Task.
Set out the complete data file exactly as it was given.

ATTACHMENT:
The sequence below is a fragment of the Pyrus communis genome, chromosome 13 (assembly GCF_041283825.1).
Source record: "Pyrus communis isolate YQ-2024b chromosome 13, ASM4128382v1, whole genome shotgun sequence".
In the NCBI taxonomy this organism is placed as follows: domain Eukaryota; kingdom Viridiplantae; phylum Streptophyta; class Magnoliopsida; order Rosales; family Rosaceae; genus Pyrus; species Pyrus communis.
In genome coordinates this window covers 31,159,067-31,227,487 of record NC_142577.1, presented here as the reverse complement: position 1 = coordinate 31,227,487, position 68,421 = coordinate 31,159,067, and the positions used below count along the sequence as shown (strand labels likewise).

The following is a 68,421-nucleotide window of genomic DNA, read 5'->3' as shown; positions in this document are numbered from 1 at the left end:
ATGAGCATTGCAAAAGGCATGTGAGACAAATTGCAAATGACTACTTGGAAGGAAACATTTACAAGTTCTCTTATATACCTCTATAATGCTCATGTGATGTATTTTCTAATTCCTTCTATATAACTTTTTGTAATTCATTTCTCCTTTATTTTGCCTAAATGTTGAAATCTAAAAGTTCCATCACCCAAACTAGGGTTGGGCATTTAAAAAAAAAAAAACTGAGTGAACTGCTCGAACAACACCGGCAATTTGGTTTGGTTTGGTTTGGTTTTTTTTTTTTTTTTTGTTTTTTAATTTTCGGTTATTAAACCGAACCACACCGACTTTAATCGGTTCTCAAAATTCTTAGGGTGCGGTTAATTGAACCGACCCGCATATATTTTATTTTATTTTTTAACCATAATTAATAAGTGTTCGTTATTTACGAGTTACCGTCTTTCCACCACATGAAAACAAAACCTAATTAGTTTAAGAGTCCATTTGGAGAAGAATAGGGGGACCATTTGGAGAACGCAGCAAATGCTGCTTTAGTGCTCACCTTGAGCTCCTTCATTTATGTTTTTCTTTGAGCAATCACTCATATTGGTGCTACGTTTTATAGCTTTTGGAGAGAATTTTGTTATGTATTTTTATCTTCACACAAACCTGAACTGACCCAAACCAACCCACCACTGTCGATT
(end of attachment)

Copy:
The sequence below is a fragment of the Pyrus communis genome, chromosome 13 (assembly GCF_041283825.1).
Source record: "Pyrus communis isolate YQ-2024b chromosome 13, ASM4128382v1, whole genome shotgun sequence".
In the NCBI taxonomy this organism is placed as follows: domain Eukaryota; kingdom Viridiplantae; phylum Streptophyta; class Magnoliopsida; order Rosales; family Rosaceae; genus Pyrus; species Pyrus communis.
In genome coordinates this window covers 31,159,067-31,227,487 of record NC_142577.1, presented here as the reverse complement: position 1 = coordinate 31,227,487, position 68,421 = coordinate 31,159,067, and the positions used below count along the sequence as shown (strand labels likewise).

The following is a 68,421-nucleotide window of genomic DNA, read 5'->3' as shown; positions in this document are numbered from 1 at the left end:
ATGAGCATTGCAAAAGGCATGTGAGACAAATTGCAAATGACTACTTGGAAGGAAACATTTACAAGTTCTCTTATATACCTCTATAATGCTCATGTGATGTATTTTCTAATTCCTTCTATATAACTTTTTGTAATTCATTTCTCCTTTATTTTGCCTAAATGTTGAAATCTAAAAGTTCCATCACCCAAACTAGGGTTGGGCATTTAAAAAAAAAAAAACTGAGTGAACTGCTCGAACAACACCGGCAATTTGGTTTGGTTTGGTTTGGTTTTTTTTTTTTTTTTTGTTTTTTAATTTTCGGTTATTAAACCGAACCACACCGACTTTAATCGGTTCTCAAAATTCTTAGGGTGCGGTTAATTGAACCGACCCGCATATATTTTATTTTATTTTTTAACCATAATTAATAAGTGTTCGTTATTTACGAGTTACCGTCTTTCCACCACATGAAAACAAAACCTAATTAGTTTAAGAGTCCATTTGGAGAAGAATAGGGGGACCATTTGGAGAACGCAGCAAATGCTGCTTTAGTGCTCACCTTGAGCTCCTTCATTTATGTTTTTCTTTGAGCAATCACTCATATTGGTGCTACGTTTTATAGCTTTTGGAGAGAATTTTGTTATGTATTTTTATCTTCACACAAACCTGAACTGACCCAAACCAACCCACCACTGTCGATT